A New Way to Use Embossing Powders–So Much Fun!!!!

I wanted to share a new and different way to use embossing powders. I saw someone do this and unfortunately, i can’t remember who…

I took a 5 x 7″ picture frame with a matt inside and removed the matt . I added a piece of cardstock behind the matt and taped it in place, then took a blending brush with Distress Inks in Fossilized Amber in the center, then Carved Pumpkin around the center and then Wilted Violet around the outside. I ended up blending the purple into the other two colors as it looked a lot more spooky once I did that. I stamped some bats into the center portion and then decided I didn’t like them, so flipped my center paper over and blended the same colors again.

I used an old Impression Obsession background stamp called Spider Web, and, after drying the matt layer well with my heat tool and rubbing my embossing pouch over the matt, used Distress Embossing Ink and stamped around the entire edge with the spider design. I used Stampendous Black Embossing Powder and heat set it. I used an old Stampin’ Up spider stamp and stamped a few around the matt layer and then added the same black embossing powder and heat set them as well.

To emboss on glass, you need to clean the glass well with rubbing alcohol so it doesn’t have any prints on it or any lotion or grease…You also need to make sure you rub your embossing pouch with either baby powder or corn starch in it over the surface you’ll be stamping.

I removed the glass from the picture frame and laid it on a baby bib so I could clean it well (using 70% rubbing alcohol and a clean cloth) and use the bib as a cushion for when I did the stamping. Use your embossing pouch to rub all over the glass where you’ll be stamping. You need to be able to stamp cleanly the first time, and the baby bib allows you to press on the glass firmly, to get a good impression. I recommend for this technique that you use images that have a lot of filled in space, as the embossing powder really highlights this type of stamp well and it allows the image to cover the glass more completely.

I used the same Distress Ink Embossing Ink to stamp on the glass. Hold the stamp firmly and once it touches the glass, be careful not to let it slide on the glass. If it does slide a lot, re-clean the glass, dry it and use your embossing pouch on it again before trying to stamp it a second time. Then once you like your image, cover it with embossing powder and heat set it. I realize the video looks like it took no time to heat set, when in actuality, it takes much longer to heat set embossing powder on glass than it does on paper. You need to hold the heat tool as close as possible to the image, and wait for the glass to heat up, as the powder doesn’t melt until the glass is really warm. Be patient, and when the image turns shiny, move to a new area. I’m sorry the video wasn’t clear about how long it takes to heat set.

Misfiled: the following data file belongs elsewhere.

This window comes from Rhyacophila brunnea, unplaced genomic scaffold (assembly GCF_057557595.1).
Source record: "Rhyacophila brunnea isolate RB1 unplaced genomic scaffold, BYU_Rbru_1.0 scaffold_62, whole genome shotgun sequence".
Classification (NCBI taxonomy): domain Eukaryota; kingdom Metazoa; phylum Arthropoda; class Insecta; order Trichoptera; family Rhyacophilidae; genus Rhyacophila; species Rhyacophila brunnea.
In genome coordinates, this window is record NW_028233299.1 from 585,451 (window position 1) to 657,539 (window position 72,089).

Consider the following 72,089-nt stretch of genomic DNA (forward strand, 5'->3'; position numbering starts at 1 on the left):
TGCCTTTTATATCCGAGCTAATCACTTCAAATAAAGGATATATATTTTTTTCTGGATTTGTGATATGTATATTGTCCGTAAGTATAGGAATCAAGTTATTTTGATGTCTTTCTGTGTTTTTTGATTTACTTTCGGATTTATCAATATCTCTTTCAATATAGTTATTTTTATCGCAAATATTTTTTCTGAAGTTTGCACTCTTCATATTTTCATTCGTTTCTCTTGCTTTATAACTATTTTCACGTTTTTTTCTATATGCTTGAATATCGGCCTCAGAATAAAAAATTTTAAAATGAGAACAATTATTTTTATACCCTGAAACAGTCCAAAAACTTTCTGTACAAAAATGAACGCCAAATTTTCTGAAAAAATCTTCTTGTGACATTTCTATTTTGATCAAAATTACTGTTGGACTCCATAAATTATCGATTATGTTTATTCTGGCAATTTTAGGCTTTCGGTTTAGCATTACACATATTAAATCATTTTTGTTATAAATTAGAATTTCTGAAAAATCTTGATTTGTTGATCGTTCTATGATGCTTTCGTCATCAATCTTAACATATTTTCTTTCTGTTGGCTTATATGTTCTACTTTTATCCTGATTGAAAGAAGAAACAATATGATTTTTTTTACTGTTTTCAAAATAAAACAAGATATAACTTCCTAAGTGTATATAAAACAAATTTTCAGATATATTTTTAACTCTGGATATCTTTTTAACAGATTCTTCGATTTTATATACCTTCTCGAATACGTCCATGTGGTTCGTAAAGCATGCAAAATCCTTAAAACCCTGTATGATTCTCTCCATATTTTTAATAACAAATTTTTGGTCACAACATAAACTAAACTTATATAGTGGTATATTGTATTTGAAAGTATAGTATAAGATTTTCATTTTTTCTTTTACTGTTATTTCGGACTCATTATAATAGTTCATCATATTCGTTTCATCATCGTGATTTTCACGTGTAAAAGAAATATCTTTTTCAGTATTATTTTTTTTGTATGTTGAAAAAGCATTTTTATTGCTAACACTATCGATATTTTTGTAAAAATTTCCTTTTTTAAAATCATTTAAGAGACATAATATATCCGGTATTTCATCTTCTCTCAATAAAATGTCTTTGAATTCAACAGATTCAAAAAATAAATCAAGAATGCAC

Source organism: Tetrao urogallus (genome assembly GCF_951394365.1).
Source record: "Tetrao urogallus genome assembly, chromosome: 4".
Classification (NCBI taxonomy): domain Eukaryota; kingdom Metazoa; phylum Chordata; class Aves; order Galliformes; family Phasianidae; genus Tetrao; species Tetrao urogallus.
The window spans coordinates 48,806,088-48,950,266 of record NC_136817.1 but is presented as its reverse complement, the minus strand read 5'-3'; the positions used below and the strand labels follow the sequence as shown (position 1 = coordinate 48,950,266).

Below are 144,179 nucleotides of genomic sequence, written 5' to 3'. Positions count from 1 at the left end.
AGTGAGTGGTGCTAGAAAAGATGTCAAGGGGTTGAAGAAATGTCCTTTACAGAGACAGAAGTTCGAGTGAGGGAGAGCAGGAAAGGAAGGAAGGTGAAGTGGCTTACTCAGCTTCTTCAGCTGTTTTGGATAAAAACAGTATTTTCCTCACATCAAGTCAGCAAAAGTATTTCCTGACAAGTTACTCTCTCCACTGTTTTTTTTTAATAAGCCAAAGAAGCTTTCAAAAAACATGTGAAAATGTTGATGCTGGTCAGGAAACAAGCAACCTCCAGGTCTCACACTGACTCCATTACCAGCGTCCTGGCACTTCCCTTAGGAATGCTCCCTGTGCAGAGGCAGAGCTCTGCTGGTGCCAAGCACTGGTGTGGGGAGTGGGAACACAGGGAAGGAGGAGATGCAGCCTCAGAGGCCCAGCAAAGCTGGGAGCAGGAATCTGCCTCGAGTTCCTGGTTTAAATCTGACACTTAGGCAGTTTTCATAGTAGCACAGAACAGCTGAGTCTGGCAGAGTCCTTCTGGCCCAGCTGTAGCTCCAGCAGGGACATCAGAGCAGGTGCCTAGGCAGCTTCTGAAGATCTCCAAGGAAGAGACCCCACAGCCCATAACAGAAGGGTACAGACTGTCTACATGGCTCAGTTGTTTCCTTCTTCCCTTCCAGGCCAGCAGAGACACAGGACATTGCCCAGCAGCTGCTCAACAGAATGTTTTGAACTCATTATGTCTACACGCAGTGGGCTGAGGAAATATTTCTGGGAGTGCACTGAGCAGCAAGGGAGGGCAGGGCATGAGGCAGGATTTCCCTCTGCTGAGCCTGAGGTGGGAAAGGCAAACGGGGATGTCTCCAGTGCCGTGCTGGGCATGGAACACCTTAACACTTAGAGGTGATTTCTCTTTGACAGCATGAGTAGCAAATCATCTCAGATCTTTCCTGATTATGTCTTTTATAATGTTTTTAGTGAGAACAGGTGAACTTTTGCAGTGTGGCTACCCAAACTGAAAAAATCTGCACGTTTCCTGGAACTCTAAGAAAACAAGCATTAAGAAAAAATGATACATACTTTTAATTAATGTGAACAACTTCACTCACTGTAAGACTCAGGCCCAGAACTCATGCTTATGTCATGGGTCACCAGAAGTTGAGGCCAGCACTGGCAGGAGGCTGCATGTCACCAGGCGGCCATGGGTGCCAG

I added a scary bird and a large bat, as well as a Halloween sentiment above my original image, and used the same process to do so. The only difference is when you are dumping off the excess embossing powder, be sure to dump away from the images you’ve already heat set, as the powder may stick to them and make it almost impossible to remove without damaging the image.

Wait for the images and glass to cool before proceeding to put the frame together. I think this would be a great technique to use for Christmas gifts, Thanksgiving, Easter, basically any holiday….but it’s especially fun for Halloween. I hope you enjoyed the video.

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